Survey: State Of Economy Leading To Increased Data Loss For Companies
In its sixth annual study of outbound e-mail and data loss prevention issues, Proofpoint, Inc. found that U.S. companies are increasingly concerned about a growing number of data leaks caused by employee misuse of e-mail, blogs, social networks, multimedia channels and even text messages.
According to the June study of 220 e-mail decision makers at U.S. companies with more than 1000 employees, organizations continue to embrace preventative measures -- some more drastic than others.
For example, as more U.S. companies reported their business was impacted by the exposure of sensitive or embarrassing information (34 percent, up from 23 percent in 2008), an increasing number say they employ staff to read or otherwise analyze the contents of outbound e-mail (38 percent, up from 29 percent in 2008).
The pain of data leakage has become so acute in 2009 that more U.S. companies report they employ staff whose primary or exclusive job is to monitor the content of outbound e-mail (33 percent, up from 15 percent in 2008).
In addition, companies are regularly ordered to produce employee e-mail as part of legal actions, exposing its contents to outside scrutiny. Nearly a quarter (24 percent) of large US companies report that employee e-mail was subpoenaed in the past 12 months.
When U.S. companies investigated the exposure of confidential, sensitive or private information via e-mail, blogs, multimedia channels and/or social networks, the end result for the offending employee was generally very bad news:
- E-mail still the top threat: 43 percent of US companies surveyed had investigated an e-mail-based leak of confidential or proprietary information in the past 12 months. Nearly a third of them, 31 percent, terminated an employee for violating e-mail policies in the same period (up from 26 percent in 2008).
- Blogs breaches continue: 18 percent had investigated a data loss event via a blog or message board in the past 12 months. 17 percent disciplined an employee for violating blog or message board policies, while nearly nine percent reported terminating an employee for such a violation (both increases from 2008, 11 percent and six percent, respectively).
- Video exposure: Given the rapid adoption of video and audio media within the enterprise -- and the popularity of media sharing sites like YouTube -- it's no surprise that more U.S. companies reported investigating exposure events across these channels (18 percent, up from 12 percent in 2008). As a result, 15 percent have disciplined an employee for violating multimedia sharing / posting policies in the past 12 months, while eight percent reported terminating an employee for such a violation.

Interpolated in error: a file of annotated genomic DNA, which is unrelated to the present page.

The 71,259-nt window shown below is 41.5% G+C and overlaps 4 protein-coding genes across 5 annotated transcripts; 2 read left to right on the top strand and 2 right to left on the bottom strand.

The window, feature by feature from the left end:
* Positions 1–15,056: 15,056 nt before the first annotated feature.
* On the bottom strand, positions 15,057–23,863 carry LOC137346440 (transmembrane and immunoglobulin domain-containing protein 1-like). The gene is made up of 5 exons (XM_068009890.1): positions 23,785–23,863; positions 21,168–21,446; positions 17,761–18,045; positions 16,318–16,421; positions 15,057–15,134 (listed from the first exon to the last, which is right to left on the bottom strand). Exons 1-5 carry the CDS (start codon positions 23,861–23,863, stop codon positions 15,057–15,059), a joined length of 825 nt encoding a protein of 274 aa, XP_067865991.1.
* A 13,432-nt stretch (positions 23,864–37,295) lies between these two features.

- Friends or foes?: Concerning social networks, U.S. companies are also experiencing more exposure incidents involving sites like Facebook and LinkedIn as compared to 2008 (17 percent versus 12 percent). U.S. companies are taking a much more forceful approach with offending employees -- eight percent reported terminating an employee for such a violation as compared to only four percent in 2008.
- Data loss in 140 characters or less: Even short message services like SMS texts and Twitter pose a risk. 13 percent of U.S. companies investigated an exposure event involving mobile or Web-based short message services in the past 12 months.
As the global economic recession forced many U.S. companies to downsize and reduce spending, the results of Proofpoint's survey show that those actions have often put them at greater risk for several reasons:
- 18 percent of U.S. companies investigated a suspected leak or theft of confidential or proprietary information associated with an employee leaving the company (e.g., through voluntary or involuntary termination) in the past 12 months.
- 42 percent of respondents say that increasing numbers of layoffs at their organizations in the past 12 months have created an increased risk of data leakage. 47 percent of respondents report that layoffs of IT staff have negatively impacted their organization's ability to protect confidential, proprietary and sensitive information in the past 12 months.
- 50 percent of respondents say that budget constraints have negatively impacted their organization's ability to protect confidential, proprietary or sensitive information in the past 12 months.